Treated to Whooping Cranes

We were really hoping to see Whooping Cranes once again before moving back to the Maritimes. We did not, however, expect the treat we received! On the morning of the second day, we arrived in an area that we had hoped to see the cranes. Driving down a grid road, Kim thought she saw “little white dots” in the far corner of a recently harvested field, about two kilometers southwest of the road. We stopped (about 1.7 kilometres from the field) and looked through binoculars to check the white dots. Yes, Whooping Cranes, and nine (three family groups) had just taken flight. Kim said, “I think they are going to fly towards us – maybe even over the car”. As they gained altitude, the cranes flew towards our very dusty, field coloured gold vehicle and were getting closer with every wing flap! They came straight toward us then flew about 10 metres over the car(!), and continued to a small slough where they landed.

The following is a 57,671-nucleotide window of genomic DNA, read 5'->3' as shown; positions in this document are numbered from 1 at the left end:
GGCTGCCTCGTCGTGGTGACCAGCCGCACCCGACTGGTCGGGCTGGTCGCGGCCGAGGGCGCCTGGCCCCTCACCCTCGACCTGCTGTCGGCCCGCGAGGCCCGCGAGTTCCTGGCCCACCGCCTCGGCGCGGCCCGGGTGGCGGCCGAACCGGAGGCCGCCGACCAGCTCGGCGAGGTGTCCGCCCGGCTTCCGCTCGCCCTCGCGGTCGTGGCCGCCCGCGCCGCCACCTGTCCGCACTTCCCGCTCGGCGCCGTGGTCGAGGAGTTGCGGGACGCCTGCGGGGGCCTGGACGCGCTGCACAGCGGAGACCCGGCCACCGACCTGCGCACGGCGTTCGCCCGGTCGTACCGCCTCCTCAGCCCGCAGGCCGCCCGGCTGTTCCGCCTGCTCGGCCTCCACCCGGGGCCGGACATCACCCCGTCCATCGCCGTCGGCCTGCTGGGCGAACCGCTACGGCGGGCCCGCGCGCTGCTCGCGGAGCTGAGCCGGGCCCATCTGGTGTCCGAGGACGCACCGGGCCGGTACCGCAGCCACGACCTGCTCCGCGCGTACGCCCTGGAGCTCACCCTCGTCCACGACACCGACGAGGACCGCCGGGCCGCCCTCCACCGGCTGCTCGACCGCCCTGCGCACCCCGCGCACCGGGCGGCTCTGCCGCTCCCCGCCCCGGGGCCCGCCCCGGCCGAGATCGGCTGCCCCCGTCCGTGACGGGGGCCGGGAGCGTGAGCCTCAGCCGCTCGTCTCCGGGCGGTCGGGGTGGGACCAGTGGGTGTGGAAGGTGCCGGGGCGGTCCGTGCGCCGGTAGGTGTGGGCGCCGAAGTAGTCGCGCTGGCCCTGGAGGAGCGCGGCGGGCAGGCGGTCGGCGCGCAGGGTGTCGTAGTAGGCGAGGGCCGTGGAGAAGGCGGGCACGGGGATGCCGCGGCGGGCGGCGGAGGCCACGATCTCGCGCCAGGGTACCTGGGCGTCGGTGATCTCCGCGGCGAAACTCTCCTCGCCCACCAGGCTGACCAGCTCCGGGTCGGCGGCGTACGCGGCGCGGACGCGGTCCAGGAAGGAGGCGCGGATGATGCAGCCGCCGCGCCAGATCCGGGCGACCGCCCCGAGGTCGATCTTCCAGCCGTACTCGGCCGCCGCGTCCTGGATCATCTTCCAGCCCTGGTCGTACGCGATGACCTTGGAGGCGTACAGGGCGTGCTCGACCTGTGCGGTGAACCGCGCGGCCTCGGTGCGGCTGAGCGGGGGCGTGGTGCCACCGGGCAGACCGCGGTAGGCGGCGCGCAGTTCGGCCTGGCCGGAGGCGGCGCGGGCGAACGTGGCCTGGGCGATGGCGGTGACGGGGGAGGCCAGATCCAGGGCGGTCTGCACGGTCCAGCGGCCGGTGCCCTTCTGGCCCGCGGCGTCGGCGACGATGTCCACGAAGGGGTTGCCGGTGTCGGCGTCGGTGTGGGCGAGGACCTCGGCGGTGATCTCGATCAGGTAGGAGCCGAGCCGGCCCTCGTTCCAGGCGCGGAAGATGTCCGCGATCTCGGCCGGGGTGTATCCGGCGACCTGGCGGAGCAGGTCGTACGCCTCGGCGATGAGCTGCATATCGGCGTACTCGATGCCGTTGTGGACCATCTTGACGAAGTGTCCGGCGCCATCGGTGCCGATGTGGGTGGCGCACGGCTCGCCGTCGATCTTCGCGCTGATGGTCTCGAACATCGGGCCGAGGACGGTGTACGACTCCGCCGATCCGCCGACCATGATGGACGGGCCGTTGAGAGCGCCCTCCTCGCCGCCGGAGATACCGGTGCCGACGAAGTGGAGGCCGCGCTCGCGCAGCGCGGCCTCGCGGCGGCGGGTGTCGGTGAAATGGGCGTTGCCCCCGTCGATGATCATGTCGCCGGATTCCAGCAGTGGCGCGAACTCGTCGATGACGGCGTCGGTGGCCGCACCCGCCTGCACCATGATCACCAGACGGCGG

We were very lucky to have the cranes actually fly over us. Such an amazing experience! We think because our vehicle is basically the same colour as the fields/grid roads, it acts as a blind.

A Rewarding Drive-About

We saw at least 17 whooping cranes that morning – 11 adults and 6 colts. All were in family groups – five families of two adults with a colt, and one lone parent with its colt. It is very unusual for us to see such a high percentage of colts to adults in our sightings, especially in larger groups of cranes. We did see 10 more cranes, but could not be certain that these were different cranes, or just repositioned cranes that we had already seen. All were very far from the grid roads with the exception of when the cranes flew over head. It was a great day!

~~~~~~~~~~~~~~~~~~~~~~~~~~~~